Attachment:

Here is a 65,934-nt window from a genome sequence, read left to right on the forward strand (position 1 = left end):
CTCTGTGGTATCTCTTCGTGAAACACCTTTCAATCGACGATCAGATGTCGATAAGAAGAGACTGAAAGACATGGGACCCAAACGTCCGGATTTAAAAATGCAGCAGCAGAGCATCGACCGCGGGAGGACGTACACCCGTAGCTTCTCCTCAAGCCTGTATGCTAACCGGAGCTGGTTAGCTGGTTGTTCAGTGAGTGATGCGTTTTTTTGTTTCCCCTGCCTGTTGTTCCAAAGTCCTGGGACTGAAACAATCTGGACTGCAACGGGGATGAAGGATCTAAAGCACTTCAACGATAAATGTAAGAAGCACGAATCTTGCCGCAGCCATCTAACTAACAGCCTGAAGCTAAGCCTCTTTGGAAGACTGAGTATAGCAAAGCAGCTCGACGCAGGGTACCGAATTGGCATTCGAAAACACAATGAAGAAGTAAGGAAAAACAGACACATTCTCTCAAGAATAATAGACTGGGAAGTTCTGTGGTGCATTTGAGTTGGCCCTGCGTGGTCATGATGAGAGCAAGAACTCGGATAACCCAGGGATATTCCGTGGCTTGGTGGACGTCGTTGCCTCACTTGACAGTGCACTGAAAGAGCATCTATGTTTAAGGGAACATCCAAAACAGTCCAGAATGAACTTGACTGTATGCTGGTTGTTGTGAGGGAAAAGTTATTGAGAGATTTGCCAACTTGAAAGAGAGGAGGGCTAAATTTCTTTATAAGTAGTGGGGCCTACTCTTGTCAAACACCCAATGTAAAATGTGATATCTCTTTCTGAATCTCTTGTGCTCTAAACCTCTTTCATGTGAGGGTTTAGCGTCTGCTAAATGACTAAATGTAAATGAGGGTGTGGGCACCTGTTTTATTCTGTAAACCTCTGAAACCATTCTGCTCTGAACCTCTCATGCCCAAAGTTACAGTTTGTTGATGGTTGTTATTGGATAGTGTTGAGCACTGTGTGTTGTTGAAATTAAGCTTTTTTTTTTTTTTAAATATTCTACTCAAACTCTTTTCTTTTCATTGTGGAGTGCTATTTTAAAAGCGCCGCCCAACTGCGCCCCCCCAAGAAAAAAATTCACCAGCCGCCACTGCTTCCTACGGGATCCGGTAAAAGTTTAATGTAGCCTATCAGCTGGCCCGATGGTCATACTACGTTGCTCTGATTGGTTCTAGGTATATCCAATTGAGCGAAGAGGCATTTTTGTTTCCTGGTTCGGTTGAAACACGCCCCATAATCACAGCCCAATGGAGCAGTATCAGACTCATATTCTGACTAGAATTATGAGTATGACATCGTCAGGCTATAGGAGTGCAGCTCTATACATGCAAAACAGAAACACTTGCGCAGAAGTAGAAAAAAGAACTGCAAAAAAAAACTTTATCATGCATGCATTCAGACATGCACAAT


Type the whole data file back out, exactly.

Here is a 65,934-nt window from a genome sequence, read left to right on the forward strand (position 1 = left end):
CTCTGTGGTATCTCTTCGTGAAACACCTTTCAATCGACGATCAGATGTCGATAAGAAGAGACTGAAAGACATGGGACCCAAACGTCCGGATTTAAAAATGCAGCAGCAGAGCATCGACCGCGGGAGGACGTACACCCGTAGCTTCTCCTCAAGCCTGTATGCTAACCGGAGCTGGTTAGCTGGTTGTTCAGTGAGTGATGCGTTTTTTTGTTTCCCCTGCCTGTTGTTCCAAAGTCCTGGGACTGAAACAATCTGGACTGCAACGGGGATGAAGGATCTAAAGCACTTCAACGATAAATGTAAGAAGCACGAATCTTGCCGCAGCCATCTAACTAACAGCCTGAAGCTAAGCCTCTTTGGAAGACTGAGTATAGCAAAGCAGCTCGACGCAGGGTACCGAATTGGCATTCGAAAACACAATGAAGAAGTAAGGAAAAACAGACACATTCTCTCAAGAATAATAGACTGGGAAGTTCTGTGGTGCATTTGAGTTGGCCCTGCGTGGTCATGATGAGAGCAAGAACTCGGATAACCCAGGGATATTCCGTGGCTTGGTGGACGTCGTTGCCTCACTTGACAGTGCACTGAAAGAGCATCTATGTTTAAGGGAACATCCAAAACAGTCCAGAATGAACTTGACTGTATGCTGGTTGTTGTGAGGGAAAAGTTATTGAGAGATTTGCCAACTTGAAAGAGAGGAGGGCTAAATTTCTTTATAAGTAGTGGGGCCTACTCTTGTCAAACACCCAATGTAAAATGTGATATCTCTTTCTGAATCTCTTGTGCTCTAAACCTCTTTCATGTGAGGGTTTAGCGTCTGCTAAATGACTAAATGTAAATGAGGGTGTGGGCACCTGTTTTATTCTGTAAACCTCTGAAACCATTCTGCTCTGAACCTCTCATGCCCAAAGTTACAGTTTGTTGATGGTTGTTATTGGATAGTGTTGAGCACTGTGTGTTGTTGAAATTAAGCTTTTTTTTTTTTTTAAATATTCTACTCAAACTCTTTTCTTTTCATTGTGGAGTGCTATTTTAAAAGCGCCGCCCAACTGCGCCCCCCCAAGAAAAAAATTCACCAGCCGCCACTGCTTCCTACGGGATCCGGTAAAAGTTTAATGTAGCCTATCAGCTGGCCCGATGGTCATACTACGTTGCTCTGATTGGTTCTAGGTATATCCAATTGAGCGAAGAGGCATTTTTGTTTCCTGGTTCGGTTGAAACACGCCCCATAATCACAGCCCAATGGAGCAGTATCAGACTCATATTCTGACTAGAATTATGAGTATGACATCGTCAGGCTATAGGAGTGCAGCTCTATACATGCAAAACAGAAACACTTGCGCAGAAGTAGAAAAAAGAACTGCAAAAAAAAACTTTATCATGCATGCATTCAGACATGCACAAT